Much of the discourse around contemporary art in the last twenty years has been about the social turn, a catch-all for collaborative, conversational and relational practices of one kind or another. Claire Bishop has argued that much of this discourse is not about art at all, but ethics. She says that social practices should not be mistaken for ethical practices, comparing the art gallery dinners of Rirkrit Tiravanija to Santiago Sierra’s tattooed Mexican junkies, and the community outreach of Oda Projesi to Jeremy Deller’s re-enactment of a miner’s strike protest in Britain. Here an ethical debate turns into a political one, as Bishop finds an analogy for social conflict in Deller and Sierra, in the way that their work does not carry a clear social message but enacts an ambivalence that suspends ethical judgement.

Material thinking and sustainability in contemporary ceramics

Ceramics has always been about the sticky materiality of clay. Unlike other mediums where the material is often the passage for the artistic idea or vision, the medium itself drives the concept. This gooey, organic substance has for thousands of years been crafted into a myriad of forms and textures. Recently, we’ve been hearing of a “revival” or “rediscovery” but potters and ceramicists have always engaged critically with their material – challenging form, pushing technical boundaries, experimenting with the baffling chemistry of glazes, subverting embodied narratives – in an attempt to understand their material. Over the last decade the field of ceramics has expanded to incorporate those that work with clay, rather than just those that were trained in clay, and along with it a flow of critical thinking and collaboration in art, craft and design is blossoming, driven by the possibilities of new artistic materials, and the need to find sustainable solutions for those already in use.


Sometimes my life as an artist feels a little fraudulent. For twenty years I worked and still work as a curator although I was trained as a painter. No art administration for me! I am an artist. So I always felt a little fraudulent as a curator as well. When I left university I wanted desperately to be an artist. Living and working in Wollongong did not present many options so we created them ourselves. In 1995, along with Lisa Havilah and Nathan Clarke, we opened Project Contemporary Art Space. About a year later I started working with Guy Warren at the University of Wollongong. Then that’s it for the artists’ life for nearly the next twenty years.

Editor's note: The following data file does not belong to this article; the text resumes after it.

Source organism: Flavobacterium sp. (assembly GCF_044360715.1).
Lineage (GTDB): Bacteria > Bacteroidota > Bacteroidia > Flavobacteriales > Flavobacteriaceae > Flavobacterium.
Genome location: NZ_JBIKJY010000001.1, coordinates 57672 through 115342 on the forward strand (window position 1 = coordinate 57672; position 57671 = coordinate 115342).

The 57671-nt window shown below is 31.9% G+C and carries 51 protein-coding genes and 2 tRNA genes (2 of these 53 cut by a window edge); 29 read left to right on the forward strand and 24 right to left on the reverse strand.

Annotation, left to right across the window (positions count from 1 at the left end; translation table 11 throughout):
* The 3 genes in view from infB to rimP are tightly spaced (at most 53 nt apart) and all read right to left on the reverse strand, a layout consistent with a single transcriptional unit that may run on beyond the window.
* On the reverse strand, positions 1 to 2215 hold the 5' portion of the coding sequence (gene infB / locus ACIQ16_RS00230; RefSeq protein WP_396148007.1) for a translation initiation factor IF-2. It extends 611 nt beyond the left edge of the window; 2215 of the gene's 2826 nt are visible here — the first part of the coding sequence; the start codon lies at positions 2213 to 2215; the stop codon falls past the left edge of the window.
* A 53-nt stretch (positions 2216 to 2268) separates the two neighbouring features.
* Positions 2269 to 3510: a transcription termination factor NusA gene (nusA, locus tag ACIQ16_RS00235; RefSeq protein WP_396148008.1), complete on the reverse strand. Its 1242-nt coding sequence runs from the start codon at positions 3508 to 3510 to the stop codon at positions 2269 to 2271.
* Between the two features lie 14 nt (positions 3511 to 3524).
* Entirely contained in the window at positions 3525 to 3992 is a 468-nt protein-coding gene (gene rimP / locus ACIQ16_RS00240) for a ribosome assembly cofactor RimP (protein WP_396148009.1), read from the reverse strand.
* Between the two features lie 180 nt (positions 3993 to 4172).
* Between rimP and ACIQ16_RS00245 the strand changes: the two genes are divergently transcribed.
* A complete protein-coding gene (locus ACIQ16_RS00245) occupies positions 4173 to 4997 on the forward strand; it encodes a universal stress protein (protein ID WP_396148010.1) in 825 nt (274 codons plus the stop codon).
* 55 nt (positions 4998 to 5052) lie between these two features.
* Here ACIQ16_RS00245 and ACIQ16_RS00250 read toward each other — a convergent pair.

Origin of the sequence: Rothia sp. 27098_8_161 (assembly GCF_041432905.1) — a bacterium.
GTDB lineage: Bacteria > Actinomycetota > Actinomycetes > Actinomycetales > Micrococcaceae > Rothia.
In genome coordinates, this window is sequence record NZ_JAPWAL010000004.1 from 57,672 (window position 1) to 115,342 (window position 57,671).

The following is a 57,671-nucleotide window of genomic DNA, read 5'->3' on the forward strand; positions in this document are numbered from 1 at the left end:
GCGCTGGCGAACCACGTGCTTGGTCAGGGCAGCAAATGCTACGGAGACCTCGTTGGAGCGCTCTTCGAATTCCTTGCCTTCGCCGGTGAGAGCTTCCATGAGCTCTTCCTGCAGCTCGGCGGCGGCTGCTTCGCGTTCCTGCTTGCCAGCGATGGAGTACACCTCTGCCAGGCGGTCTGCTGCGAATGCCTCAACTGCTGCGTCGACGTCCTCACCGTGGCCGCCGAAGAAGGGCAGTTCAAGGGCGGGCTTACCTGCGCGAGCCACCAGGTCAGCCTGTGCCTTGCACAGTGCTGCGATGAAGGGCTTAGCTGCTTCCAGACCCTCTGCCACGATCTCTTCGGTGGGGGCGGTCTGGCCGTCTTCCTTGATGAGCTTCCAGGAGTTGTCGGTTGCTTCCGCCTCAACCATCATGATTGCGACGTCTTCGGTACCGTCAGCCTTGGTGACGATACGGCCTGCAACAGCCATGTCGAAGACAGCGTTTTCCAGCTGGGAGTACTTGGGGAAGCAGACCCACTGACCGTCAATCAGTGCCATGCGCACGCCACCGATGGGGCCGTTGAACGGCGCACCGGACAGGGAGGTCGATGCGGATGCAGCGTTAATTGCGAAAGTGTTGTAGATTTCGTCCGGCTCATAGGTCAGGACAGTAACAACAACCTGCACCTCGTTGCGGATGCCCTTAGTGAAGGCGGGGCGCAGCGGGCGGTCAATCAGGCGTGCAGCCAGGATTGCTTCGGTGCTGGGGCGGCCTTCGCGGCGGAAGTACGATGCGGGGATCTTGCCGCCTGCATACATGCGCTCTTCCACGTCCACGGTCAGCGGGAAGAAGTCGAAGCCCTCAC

On First Nations agency in our European-based cultural institutions

Art, performance, and spoken or now written text, all belong to the same register of cultural practice in the First Nations I am familiar with or belong to: ceremony. This ceremonial register takes place in a set of spaces created to enact cultural responsibilities to place, people and balance. Galleries and museums, as sites of cultural production and presentation, have the potential to nurture new ceremonies and new working methods.

Lucy Bleach: Tectonic slowness

Lucy Bleach quietly moved mountains in 2015. Based in Hobart, for a number of years her work has used the language of geology to explore volatility, impact and resonance. By slowing down the experience of these forces, the slow flux of her artworks present opportunities for intimate encounter and reflection. Increasingly, her innate sculptural sensibility has also brought these concerns to an expanded field of sites, communities and histories, generating collaborative projects that engage people in deeply felt, transformative processes. Last year saw these concerns blossom in a series of five major projects, that collectively identify her as one of the most exciting, dynamic and significant artists operating in Tasmania today.

Artist-run initiative: Fontanelle moving to Port Adelaide

Eve Sullivan in conversation with Fontanelle directors Brigid Noone and Ben Leslie

The new National Gallery Singapore: A monument for intersecting histories

The founding father of independent Singapore, Lee Kuan Yew, famously lectured his citizens that “Life is a marathon” (without a finish line), encouraging them to work towards long-term rather than to sprint to short-term goals, not only for the individual but more so for the state. His life’s achievement came to an end on the 23rd of March this year; but his son, Prime Minister Lee Hsien Loong, subsequently realised one of the citystate’s long-term goals when he launched the National Gallery Singapore (NGS) on 23 November 2015.

Regrette Etcetera: Werq the runway darling!
What drones taught me about being a better tranny ...
Letter from a young woman artist (after Janine Burke)
Diana Smith writes back to Burke questioning how much has changed.
Ms & Mr: Perverts?